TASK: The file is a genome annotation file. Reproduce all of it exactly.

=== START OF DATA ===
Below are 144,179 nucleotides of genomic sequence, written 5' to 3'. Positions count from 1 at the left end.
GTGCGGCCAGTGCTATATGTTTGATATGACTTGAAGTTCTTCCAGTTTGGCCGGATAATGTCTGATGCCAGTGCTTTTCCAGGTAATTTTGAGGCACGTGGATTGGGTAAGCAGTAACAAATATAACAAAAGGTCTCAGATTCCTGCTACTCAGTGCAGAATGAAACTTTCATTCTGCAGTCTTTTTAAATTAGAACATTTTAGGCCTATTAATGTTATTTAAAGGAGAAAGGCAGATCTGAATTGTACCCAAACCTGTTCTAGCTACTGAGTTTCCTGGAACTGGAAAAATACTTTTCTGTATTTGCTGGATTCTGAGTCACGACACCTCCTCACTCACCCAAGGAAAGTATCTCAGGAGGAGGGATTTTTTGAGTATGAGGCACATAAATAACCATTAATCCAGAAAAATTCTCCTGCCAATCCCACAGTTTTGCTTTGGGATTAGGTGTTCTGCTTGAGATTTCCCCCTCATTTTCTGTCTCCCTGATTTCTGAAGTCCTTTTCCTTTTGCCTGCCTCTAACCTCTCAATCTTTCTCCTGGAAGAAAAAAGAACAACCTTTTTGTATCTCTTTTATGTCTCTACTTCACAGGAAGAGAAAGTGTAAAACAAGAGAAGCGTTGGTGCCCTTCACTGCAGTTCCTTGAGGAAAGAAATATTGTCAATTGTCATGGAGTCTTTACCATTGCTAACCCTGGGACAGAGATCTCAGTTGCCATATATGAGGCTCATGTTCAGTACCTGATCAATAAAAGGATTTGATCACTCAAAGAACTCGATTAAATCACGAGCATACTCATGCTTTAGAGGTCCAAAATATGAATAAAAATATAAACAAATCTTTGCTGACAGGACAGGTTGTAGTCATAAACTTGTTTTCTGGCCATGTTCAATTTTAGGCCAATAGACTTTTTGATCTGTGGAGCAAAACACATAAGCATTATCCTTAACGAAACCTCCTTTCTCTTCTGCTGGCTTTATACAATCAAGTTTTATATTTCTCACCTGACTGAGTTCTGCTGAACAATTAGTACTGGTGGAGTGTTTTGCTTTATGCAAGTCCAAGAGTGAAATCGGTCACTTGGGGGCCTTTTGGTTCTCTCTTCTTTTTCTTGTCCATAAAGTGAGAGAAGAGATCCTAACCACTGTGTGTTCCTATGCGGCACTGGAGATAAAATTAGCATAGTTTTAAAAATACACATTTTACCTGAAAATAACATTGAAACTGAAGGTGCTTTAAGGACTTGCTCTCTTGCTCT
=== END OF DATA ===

Below are 144,179 nucleotides of genomic sequence, written 5' to 3'. Positions count from 1 at the left end.
GTGCGGCCAGTGCTATATGTTTGATATGACTTGAAGTTCTTCCAGTTTGGCCGGATAATGTCTGATGCCAGTGCTTTTCCAGGTAATTTTGAGGCACGTGGATTGGGTAAGCAGTAACAAATATAACAAAAGGTCTCAGATTCCTGCTACTCAGTGCAGAATGAAACTTTCATTCTGCAGTCTTTTTAAATTAGAACATTTTAGGCCTATTAATGTTATTTAAAGGAGAAAGGCAGATCTGAATTGTACCCAAACCTGTTCTAGCTACTGAGTTTCCTGGAACTGGAAAAATACTTTTCTGTATTTGCTGGATTCTGAGTCACGACACCTCCTCACTCACCCAAGGAAAGTATCTCAGGAGGAGGGATTTTTTGAGTATGAGGCACATAAATAACCATTAATCCAGAAAAATTCTCCTGCCAATCCCACAGTTTTGCTTTGGGATTAGGTGTTCTGCTTGAGATTTCCCCCTCATTTTCTGTCTCCCTGATTTCTGAAGTCCTTTTCCTTTTGCCTGCCTCTAACCTCTCAATCTTTCTCCTGGAAGAAAAAAGAACAACCTTTTTGTATCTCTTTTATGTCTCTACTTCACAGGAAGAGAAAGTGTAAAACAAGAGAAGCGTTGGTGCCCTTCACTGCAGTTCCTTGAGGAAAGAAATATTGTCAATTGTCATGGAGTCTTTACCATTGCTAACCCTGGGACAGAGATCTCAGTTGCCATATATGAGGCTCATGTTCAGTACCTGATCAATAAAAGGATTTGATCACTCAAAGAACTCGATTAAATCACGAGCATACTCATGCTTTAGAGGTCCAAAATATGAATAAAAATATAAACAAATCTTTGCTGACAGGACAGGTTGTAGTCATAAACTTGTTTTCTGGCCATGTTCAATTTTAGGCCAATAGACTTTTTGATCTGTGGAGCAAAACACATAAGCATTATCCTTAACGAAACCTCCTTTCTCTTCTGCTGGCTTTATACAATCAAGTTTTATATTTCTCACCTGACTGAGTTCTGCTGAACAATTAGTACTGGTGGAGTGTTTTGCTTTATGCAAGTCCAAGAGTGAAATCGGTCACTTGGGGGCCTTTTGGTTCTCTCTTCTTTTTCTTGTCCATAAAGTGAGAGAAGAGATCCTAACCACTGTGTGTTCCTATGCGGCACTGGAGATAAAATTAGCATAGTTTTAAAAATACACATTTTACCTGAAAATAACATTGAAACTGAAGGTGCTTTAAGGACTTGCTCTCTTGCTCT